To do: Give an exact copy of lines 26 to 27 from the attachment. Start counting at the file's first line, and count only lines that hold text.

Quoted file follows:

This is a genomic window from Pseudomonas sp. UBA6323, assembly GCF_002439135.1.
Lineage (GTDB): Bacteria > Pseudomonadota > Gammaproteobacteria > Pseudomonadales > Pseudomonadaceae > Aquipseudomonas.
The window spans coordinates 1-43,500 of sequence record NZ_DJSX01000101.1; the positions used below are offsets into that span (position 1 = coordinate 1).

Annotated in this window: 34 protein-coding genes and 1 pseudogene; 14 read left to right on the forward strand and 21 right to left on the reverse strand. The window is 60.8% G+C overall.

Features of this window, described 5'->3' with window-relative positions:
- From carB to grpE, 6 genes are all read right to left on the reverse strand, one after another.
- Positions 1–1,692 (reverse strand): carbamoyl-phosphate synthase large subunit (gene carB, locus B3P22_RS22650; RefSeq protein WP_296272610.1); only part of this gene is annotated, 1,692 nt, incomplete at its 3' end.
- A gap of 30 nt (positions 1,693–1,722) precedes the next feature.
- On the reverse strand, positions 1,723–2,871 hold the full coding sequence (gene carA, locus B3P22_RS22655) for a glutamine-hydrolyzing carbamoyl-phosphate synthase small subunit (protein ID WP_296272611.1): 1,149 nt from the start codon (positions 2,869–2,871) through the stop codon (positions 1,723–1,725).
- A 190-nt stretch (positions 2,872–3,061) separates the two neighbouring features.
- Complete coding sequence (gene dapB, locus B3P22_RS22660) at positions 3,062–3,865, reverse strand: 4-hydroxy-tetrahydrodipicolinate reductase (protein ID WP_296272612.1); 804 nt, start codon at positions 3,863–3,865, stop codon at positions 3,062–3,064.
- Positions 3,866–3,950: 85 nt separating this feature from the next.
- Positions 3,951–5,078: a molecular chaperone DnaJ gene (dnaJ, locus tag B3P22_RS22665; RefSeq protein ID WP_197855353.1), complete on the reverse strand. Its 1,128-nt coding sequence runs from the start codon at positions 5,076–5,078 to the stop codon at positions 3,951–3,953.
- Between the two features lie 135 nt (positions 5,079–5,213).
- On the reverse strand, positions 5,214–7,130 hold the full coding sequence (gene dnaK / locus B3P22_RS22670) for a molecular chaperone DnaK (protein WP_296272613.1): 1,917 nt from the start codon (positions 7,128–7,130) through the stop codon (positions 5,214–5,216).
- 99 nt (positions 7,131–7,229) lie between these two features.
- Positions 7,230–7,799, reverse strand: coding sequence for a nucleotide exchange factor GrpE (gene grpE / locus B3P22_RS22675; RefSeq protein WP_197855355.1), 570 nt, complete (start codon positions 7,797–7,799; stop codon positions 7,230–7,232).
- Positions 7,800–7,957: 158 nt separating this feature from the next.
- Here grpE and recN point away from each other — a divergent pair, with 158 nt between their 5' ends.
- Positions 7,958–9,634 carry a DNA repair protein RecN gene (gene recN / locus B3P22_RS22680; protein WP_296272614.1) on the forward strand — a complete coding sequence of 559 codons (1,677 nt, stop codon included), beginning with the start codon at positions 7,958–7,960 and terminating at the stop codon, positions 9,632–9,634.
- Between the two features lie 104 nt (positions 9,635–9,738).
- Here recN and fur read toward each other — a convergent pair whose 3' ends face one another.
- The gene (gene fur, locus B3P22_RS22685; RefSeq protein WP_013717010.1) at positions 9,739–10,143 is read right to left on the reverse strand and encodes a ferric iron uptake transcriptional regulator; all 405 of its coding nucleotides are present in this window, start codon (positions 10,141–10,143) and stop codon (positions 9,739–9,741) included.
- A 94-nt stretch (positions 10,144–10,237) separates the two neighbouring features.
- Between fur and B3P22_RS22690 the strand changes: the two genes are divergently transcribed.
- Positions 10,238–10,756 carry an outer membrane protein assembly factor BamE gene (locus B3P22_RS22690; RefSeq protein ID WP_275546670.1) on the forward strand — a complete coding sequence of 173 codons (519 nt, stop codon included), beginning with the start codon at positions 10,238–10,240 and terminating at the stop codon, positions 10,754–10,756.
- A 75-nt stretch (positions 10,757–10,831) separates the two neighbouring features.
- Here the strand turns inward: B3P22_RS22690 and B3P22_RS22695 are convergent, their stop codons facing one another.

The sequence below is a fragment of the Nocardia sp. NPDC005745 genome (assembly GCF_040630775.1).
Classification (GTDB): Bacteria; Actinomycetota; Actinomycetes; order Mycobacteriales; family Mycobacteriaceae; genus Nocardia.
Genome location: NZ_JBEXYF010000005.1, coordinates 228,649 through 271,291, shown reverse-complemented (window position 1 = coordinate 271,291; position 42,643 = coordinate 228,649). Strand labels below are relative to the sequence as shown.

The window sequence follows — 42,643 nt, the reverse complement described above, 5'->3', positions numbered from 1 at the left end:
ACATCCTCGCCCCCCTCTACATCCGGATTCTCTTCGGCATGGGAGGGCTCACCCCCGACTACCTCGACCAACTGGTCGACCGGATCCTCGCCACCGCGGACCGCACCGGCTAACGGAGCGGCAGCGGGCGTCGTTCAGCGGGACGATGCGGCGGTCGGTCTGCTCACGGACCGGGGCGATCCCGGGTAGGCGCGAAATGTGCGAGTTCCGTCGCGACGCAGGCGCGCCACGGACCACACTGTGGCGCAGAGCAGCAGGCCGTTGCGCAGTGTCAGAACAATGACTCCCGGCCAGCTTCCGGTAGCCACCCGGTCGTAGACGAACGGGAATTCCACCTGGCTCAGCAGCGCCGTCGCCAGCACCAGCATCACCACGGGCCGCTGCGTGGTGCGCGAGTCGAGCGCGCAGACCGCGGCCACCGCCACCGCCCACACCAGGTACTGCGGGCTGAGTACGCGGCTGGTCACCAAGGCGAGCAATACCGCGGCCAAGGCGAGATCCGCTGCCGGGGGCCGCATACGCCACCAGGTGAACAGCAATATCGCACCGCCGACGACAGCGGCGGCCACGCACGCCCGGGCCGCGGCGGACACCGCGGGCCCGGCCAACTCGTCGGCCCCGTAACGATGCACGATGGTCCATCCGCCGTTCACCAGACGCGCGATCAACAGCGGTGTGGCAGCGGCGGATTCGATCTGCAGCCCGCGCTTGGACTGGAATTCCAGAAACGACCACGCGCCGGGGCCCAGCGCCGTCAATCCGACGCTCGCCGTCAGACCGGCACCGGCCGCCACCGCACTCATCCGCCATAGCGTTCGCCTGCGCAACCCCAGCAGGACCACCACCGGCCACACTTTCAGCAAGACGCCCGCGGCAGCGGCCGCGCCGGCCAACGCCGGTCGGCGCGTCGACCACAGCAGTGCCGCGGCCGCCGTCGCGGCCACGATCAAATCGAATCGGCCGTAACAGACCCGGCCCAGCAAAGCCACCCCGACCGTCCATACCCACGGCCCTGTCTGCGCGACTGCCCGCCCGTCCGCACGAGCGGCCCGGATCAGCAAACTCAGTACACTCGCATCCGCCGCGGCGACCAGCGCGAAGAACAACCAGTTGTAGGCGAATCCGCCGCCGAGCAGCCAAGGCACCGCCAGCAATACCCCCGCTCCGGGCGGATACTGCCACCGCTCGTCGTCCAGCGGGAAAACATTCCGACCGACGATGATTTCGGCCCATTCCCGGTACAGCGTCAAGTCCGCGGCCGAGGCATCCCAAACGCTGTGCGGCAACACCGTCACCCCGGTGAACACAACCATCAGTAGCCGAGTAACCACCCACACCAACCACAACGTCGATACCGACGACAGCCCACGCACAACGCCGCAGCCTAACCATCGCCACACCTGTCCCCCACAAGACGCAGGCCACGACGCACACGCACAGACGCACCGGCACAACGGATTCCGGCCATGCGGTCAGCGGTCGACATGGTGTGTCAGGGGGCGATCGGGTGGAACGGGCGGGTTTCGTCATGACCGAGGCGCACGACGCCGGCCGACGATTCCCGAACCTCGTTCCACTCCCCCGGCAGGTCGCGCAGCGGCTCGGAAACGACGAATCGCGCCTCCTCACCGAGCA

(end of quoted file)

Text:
- Positions 10,238–10,756 carry an outer membrane protein assembly factor BamE gene (locus B3P22_RS22690; RefSeq protein ID WP_275546670.1) on the forward strand — a complete coding sequence of 173 codons (519 nt, stop codon included), beginning with the start codon at positions 10,238–10,240 and terminating at the stop codon, positions 10,754–10,756.
- A 75-nt stretch (positions 10,757–10,831) separates the two neighbouring features.